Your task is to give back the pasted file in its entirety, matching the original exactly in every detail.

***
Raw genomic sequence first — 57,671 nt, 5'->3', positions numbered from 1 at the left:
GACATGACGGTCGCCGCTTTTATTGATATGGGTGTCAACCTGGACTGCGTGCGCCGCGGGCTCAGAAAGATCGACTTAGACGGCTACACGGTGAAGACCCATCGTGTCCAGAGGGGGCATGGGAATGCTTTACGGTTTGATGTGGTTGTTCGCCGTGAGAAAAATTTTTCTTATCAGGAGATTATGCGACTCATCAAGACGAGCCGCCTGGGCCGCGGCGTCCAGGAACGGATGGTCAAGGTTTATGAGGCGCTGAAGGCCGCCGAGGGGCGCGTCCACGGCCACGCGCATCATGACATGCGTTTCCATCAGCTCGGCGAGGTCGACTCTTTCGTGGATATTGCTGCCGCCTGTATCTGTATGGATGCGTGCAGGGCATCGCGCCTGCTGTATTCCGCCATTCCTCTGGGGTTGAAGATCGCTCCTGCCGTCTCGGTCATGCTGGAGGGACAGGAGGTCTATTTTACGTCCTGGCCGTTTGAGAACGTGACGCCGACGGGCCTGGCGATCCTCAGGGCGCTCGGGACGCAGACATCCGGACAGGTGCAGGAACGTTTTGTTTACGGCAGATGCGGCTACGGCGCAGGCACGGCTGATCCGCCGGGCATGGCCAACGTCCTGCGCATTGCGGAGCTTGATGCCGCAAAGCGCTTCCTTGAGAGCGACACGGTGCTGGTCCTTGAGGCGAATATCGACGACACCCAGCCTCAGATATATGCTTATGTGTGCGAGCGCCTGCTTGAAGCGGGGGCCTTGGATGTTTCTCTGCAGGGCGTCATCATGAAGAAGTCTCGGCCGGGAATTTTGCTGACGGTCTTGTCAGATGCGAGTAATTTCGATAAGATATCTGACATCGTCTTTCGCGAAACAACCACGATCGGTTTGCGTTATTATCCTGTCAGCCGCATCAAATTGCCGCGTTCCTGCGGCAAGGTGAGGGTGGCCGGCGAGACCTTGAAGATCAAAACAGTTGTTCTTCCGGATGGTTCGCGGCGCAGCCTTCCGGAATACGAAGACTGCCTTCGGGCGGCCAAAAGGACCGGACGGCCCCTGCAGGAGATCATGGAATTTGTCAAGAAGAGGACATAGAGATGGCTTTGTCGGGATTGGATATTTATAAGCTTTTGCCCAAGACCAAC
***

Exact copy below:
Raw genomic sequence first — 57,671 nt, 5'->3', positions numbered from 1 at the left:
GACATGACGGTCGCCGCTTTTATTGATATGGGTGTCAACCTGGACTGCGTGCGCCGCGGGCTCAGAAAGATCGACTTAGACGGCTACACGGTGAAGACCCATCGTGTCCAGAGGGGGCATGGGAATGCTTTACGGTTTGATGTGGTTGTTCGCCGTGAGAAAAATTTTTCTTATCAGGAGATTATGCGACTCATCAAGACGAGCCGCCTGGGCCGCGGCGTCCAGGAACGGATGGTCAAGGTTTATGAGGCGCTGAAGGCCGCCGAGGGGCGCGTCCACGGCCACGCGCATCATGACATGCGTTTCCATCAGCTCGGCGAGGTCGACTCTTTCGTGGATATTGCTGCCGCCTGTATCTGTATGGATGCGTGCAGGGCATCGCGCCTGCTGTATTCCGCCATTCCTCTGGGGTTGAAGATCGCTCCTGCCGTCTCGGTCATGCTGGAGGGACAGGAGGTCTATTTTACGTCCTGGCCGTTTGAGAACGTGACGCCGACGGGCCTGGCGATCCTCAGGGCGCTCGGGACGCAGACATCCGGACAGGTGCAGGAACGTTTTGTTTACGGCAGATGCGGCTACGGCGCAGGCACGGCTGATCCGCCGGGCATGGCCAACGTCCTGCGCATTGCGGAGCTTGATGCCGCAAAGCGCTTCCTTGAGAGCGACACGGTGCTGGTCCTTGAGGCGAATATCGACGACACCCAGCCTCAGATATATGCTTATGTGTGCGAGCGCCTGCTTGAAGCGGGGGCCTTGGATGTTTCTCTGCAGGGCGTCATCATGAAGAAGTCTCGGCCGGGAATTTTGCTGACGGTCTTGTCAGATGCGAGTAATTTCGATAAGATATCTGACATCGTCTTTCGCGAAACAACCACGATCGGTTTGCGTTATTATCCTGTCAGCCGCATCAAATTGCCGCGTTCCTGCGGCAAGGTGAGGGTGGCCGGCGAGACCTTGAAGATCAAAACAGTTGTTCTTCCGGATGGTTCGCGGCGCAGCCTTCCGGAATACGAAGACTGCCTTCGGGCGGCCAAAAGGACCGGACGGCCCCTGCAGGAGATCATGGAATTTGTCAAGAAGAGGACATAGAGATGGCTTTGTCGGGATTGGATATTTATAAGCTTTTGCCCAAGACCAAC